Public money pays for housing convicts in private prisons, providing profits which pay the administrators' debts. They also work for Chinese child laborer wages in prison work yards, with the sales going to carefully selected companies. The politicians are able to solicit for donations among the "tough on crime" crowd, which helps them pay their debts. I'm sure I'm leaving out many others who pay their debts with money collected from imprisoning people.
2012-10-11 06:41:38 AM
2 votes:
This is the same bank that charged me $30 for THEIR error. And never managed to refund the money, even though they promised to. Fark them.
2012-10-11 06:26:08 AM
2 votes:

Summoner101: It sounds more like the banks are using the new regulations to legally get rid of higher cost employees and help their bottom line.


No, it sounds more like they are following a regulation issued by a government that would just LOVE to fine them 1 million dollars a day for keeping a 29k a year employee on the payroll that failed the government mandated background check.
2012-10-11 06:13:54 AM
2 votes:

Big Ramifications: Interesting to see you could get into trouble for such a "crime" back then.

Nowadays it's all just excuses. B-b-but poor people! B-b-but black people! B-b-but the Republikkkans!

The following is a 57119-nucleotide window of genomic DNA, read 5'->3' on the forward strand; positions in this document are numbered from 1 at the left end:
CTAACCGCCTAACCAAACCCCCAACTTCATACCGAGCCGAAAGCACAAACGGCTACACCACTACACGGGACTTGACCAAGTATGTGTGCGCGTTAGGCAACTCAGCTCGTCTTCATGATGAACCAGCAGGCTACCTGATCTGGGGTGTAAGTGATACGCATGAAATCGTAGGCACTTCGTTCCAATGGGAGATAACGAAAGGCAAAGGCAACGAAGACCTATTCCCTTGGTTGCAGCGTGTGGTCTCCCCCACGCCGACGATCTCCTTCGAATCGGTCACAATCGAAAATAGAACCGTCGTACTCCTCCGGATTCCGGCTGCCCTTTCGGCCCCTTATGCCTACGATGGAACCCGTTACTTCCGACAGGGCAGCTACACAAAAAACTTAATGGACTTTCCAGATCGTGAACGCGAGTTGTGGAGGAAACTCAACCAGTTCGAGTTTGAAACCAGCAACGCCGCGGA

Yeah, sure, the country that puts more people in jail than China is soft on crime.

/ pull the other one.
2012-10-11 06:12:40 AM
2 votes:

Neondistraction: So basically they just wanted to avoid paying his retirement benefits?


You nailed it right there.
2012-10-11 06:08:43 AM
2 votes:
I hope you know this will go down on your permanent record
2012-10-11 12:12:23 PM
1 votes:
Every time you read about Wells Fargo in the news it's something douchy. Why would anyone bank there?
2012-10-11 11:52:46 AM
1 votes:

MycroftHolmes: udhq: Krusty_the_Barbarian: Summoner101: It sounds more like the banks are using the new regulations to legally get rid of higher cost employees and help their bottom line.

No, it sounds more like they are following a regulation issued by a government that would just LOVE to fine them 1 million dollars a day for keeping a 29k a year employee on the payroll that failed the government mandated background check.